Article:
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Toll-like receptor-4 signaling in mantle cell lymphoma †
Effects on tumor growth and immune evasion
Article first published online: 22 AUG 2012
Copyright © 2012 American Cancer Society
Volume 119, Issue 4, pages 782–791, 15 February 2013
How to Cite
Wang, L., Zhao, Y., Qian, J., Sun, L., Lu, Y., Li, H., Li, Y., Yang, J., Cai, Z. and Yi, Q. (2013), Toll-like receptor-4 signaling in mantle cell lymphoma . Cancer, 119: 782–791. doi: 10.1002/cncr.27792
The first 3 authors and the last 2 authors contributed equally to this article. The first 3 authors and the last 2 authors initiated the work, designed the experiments, and wrote the article; the first 7 authors performed the experiments and statistical analyses; and the eighth author provided critical suggestions for this article.
- Issue published online: 4 FEB 2013
- Article first published online: 22 AUG 2012
- Manuscript Accepted: 26 JUL 2012
- Manuscript Revised: 22 JUN 2012
- Manuscript Received: 30 APR 2012
- mantle cell lymphoma;
- Toll-like receptor-4;
- cytotoxic T lymphocytes;
- immune evasion
Mantle cell lymphoma (MCL) is an incurable B-cell malignancy, and patients with this disease have the poorest prognosis among all patients with B-cell lymphomas. The signaling pathways that trigger MCL escape from immune surveillance are unclear. Because Toll-like receptors (TLRs) initiate innate and adaptive immune responses against invading pathogens, the authors investigated the impact of TLR signaling in MCL cells.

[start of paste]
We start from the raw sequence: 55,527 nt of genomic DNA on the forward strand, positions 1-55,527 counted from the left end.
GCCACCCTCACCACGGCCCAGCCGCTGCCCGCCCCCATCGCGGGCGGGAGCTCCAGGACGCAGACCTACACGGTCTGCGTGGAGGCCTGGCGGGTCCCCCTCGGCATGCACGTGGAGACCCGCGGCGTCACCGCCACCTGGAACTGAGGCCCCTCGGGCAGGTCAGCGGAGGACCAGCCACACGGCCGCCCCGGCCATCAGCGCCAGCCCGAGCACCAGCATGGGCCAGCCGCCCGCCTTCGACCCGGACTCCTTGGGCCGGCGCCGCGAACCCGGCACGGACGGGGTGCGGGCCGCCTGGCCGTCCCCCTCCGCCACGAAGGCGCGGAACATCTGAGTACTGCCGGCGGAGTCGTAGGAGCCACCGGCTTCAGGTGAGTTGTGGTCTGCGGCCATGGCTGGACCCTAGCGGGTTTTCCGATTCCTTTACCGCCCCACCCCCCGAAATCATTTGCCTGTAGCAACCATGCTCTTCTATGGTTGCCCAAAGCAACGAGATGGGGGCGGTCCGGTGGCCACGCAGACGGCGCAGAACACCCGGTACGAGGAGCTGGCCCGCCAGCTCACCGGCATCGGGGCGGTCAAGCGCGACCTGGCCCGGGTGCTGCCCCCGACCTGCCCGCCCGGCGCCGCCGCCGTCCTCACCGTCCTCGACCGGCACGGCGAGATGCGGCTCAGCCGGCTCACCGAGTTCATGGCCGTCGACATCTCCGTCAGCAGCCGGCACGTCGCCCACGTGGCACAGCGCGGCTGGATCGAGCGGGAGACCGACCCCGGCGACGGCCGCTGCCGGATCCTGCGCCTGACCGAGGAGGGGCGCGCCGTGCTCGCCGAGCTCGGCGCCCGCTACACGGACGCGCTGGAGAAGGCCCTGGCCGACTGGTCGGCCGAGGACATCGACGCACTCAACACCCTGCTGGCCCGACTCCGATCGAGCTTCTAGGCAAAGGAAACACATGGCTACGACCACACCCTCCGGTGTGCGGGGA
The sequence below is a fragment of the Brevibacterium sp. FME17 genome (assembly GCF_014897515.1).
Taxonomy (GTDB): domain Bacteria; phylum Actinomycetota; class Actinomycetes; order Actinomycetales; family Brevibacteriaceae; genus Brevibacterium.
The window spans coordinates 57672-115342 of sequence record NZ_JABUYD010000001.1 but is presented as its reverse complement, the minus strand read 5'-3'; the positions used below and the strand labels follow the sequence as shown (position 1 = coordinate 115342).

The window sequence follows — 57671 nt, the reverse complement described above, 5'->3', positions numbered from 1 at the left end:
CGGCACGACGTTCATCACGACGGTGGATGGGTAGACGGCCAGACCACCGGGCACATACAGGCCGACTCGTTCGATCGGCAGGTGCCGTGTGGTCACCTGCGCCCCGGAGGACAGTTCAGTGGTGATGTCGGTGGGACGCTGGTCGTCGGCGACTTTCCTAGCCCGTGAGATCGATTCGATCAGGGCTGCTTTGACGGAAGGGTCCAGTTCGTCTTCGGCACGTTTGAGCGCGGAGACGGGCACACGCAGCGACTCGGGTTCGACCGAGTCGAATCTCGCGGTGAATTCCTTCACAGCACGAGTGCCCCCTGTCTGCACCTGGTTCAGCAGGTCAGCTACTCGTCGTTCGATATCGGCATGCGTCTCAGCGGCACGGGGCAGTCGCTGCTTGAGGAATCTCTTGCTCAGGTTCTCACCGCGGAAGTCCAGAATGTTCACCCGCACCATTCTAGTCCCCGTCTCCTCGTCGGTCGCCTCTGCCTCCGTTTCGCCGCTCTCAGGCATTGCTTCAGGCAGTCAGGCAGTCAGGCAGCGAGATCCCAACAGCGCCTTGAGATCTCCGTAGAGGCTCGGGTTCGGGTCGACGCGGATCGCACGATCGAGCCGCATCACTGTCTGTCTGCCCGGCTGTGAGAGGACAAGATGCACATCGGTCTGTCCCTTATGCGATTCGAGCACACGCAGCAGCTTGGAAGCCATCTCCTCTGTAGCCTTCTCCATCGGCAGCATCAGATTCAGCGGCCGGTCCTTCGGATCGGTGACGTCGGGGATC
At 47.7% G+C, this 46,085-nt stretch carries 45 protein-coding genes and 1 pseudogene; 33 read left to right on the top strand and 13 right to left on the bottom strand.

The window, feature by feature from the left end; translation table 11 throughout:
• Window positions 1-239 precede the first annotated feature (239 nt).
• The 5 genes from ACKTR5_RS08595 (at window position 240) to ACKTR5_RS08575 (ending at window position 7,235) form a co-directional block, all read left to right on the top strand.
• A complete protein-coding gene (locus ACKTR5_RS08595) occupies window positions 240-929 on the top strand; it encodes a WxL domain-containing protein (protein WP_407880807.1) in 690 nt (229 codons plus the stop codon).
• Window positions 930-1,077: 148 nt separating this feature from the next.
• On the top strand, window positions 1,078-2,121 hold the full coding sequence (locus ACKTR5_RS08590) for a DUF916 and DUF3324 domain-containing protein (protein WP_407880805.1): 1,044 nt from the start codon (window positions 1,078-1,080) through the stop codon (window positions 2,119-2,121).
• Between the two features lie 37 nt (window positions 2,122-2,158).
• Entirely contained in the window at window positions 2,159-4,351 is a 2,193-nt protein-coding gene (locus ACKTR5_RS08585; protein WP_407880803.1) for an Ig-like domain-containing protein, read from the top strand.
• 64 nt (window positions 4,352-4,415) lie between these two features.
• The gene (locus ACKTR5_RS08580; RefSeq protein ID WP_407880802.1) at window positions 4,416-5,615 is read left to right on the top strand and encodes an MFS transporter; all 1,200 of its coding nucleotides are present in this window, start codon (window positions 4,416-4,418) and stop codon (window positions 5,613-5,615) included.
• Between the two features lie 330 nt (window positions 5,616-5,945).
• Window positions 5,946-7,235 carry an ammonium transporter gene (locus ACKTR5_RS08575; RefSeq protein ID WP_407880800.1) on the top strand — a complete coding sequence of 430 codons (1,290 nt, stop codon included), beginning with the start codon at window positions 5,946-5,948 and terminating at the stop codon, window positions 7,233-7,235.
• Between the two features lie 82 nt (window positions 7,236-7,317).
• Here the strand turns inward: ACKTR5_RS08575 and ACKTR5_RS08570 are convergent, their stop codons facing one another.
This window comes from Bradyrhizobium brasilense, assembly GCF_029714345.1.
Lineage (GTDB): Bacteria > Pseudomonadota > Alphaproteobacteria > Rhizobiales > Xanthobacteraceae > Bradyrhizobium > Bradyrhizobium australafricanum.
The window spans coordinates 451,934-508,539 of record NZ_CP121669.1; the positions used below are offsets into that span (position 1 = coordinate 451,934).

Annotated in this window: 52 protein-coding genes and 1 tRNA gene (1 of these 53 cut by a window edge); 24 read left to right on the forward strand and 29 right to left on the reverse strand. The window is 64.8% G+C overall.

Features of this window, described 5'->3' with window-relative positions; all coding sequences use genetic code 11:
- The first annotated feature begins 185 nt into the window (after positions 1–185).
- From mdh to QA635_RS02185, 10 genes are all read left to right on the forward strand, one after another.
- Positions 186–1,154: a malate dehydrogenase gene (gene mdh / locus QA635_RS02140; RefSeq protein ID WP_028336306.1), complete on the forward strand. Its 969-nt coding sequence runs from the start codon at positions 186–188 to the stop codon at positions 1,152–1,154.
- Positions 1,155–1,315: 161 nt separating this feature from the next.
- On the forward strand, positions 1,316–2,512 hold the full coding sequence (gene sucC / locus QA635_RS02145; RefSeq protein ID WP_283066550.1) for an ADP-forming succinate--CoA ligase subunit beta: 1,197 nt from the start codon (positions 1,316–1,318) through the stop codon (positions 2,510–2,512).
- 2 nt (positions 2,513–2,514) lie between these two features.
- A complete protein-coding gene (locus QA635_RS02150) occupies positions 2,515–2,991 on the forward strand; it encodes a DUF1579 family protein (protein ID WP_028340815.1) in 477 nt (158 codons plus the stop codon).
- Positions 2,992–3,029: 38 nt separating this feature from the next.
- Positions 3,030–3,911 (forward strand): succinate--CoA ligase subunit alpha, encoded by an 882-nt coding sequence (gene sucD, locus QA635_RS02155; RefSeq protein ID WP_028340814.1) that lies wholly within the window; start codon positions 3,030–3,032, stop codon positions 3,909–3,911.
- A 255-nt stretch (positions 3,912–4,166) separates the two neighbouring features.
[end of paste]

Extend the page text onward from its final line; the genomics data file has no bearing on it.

TLR expression was examined in MCL cell lines and in primary tumors. The examination focused on TLR4 and its ligand lipopolysaccharide (LPS) on MCL cells and their function on MCL proliferation and immune evasion.
MCL cells expressed multiple TLRs, and TLR4 was among the highest expressed molecules. The activation of TLR4 signaling in MCL cells by LPS induced MCL proliferation and up-regulated the secretion of cytokines like interleukin-6 (IL-6), IL-10, and vascular endothelial growth factor (VEGF). LPS-pretreated MCL cells inhibited the proliferation and cytolytic activity of T cells by secreted IL-10 and VEGF, and neutralizing antibodies against these cytokines restored their functions. Similar results were observed in TLR4-positive/myeloid differentiation 88 (MyD88)-positive primary lymphoma cells but not in TLR4-positive/MyD88-negative primary lymphoma cells from patients with MCL. Knockdown of TLR4 on MCL cells abrogated the effect of LPS on MCL cells in term of cell growth or secretion of the cytokines and evasion of the immune system.
The current results indicated that TLR4 signaling triggers a cascade that leads to MCL growth and evasion from immune surveillance. Thus, TLR4 signaling molecules may be novel therapeutic targets in patients with MCL. Cancer 2013. © 2012 American Cancer Society.